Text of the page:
Published in 1999. Originally published in 1981, Control and Power in Central-Local Government Relations set out to provide a re-interpretation of central-local relations in Britain. The book reviewed the (then) existing literature; redefined the subject of intergovernmental relations (IGR); and developed a theory linking IGR to broader issues in the study of British Government. It rapidly became a classic in the study of local government. The link to broader issues what achieved through the power-dependence model and the focus on policy communities. The book underpinned the vast growth in the study of policy networks in British government.
This revised edition includes four new chapters, two of which have been specially written. The new Preface traces the fortunes of the power-dependence model, commenting on and updating the individual chapters. A new part II continues the story. It contains a 1986 essay reviewing criticism of the original model (chapter 6); a 1992 article discussing unresolved issues in the study of policy networks (chapter 7); and a new chapter assessing where we are now in the study of networks. It argues, provocatively, for an ethnographic focus on traditions and narratives; on how individuals construct networks. The book remains essential reading for all students and academics concerned with the study of IGR and policy networks.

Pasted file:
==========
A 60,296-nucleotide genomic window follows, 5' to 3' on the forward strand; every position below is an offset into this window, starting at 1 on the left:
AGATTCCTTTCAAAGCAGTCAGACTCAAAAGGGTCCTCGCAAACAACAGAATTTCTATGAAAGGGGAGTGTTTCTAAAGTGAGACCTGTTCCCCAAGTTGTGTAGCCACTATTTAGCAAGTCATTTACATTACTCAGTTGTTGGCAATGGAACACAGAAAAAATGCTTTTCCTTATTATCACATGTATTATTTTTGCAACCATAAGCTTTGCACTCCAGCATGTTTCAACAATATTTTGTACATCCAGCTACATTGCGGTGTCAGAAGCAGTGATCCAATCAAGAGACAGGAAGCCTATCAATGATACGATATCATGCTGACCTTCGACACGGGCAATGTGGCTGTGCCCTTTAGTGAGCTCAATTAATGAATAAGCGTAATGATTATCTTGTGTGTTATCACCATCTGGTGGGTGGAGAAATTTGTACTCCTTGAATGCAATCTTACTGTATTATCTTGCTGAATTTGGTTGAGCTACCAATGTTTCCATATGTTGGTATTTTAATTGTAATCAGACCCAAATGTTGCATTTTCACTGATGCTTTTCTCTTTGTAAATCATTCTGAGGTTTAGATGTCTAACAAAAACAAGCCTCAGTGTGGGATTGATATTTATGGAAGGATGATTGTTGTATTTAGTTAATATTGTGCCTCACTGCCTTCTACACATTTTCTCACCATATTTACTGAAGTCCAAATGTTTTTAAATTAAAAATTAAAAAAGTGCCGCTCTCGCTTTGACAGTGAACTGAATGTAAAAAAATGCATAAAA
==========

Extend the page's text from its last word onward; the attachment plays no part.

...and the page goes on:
Table of Contents
Part 1: Control and Power in Central-Local Government Relations 1. Introduction 2. Some Myths in Central-Local Relations 3. Intergenerational Analysis 4. Intergovernmental Relations 5. A Framework for Analysis Part 2: From Institutions, to Policy, to Individuals 6. ‘Power Dependence’ Theories of Central-Local Relations: A Critical Assessment 7. New Directions in the Study of Policy Networks 8. Analysing Networks: From Typologies of Institutions to Narratives of Beliefs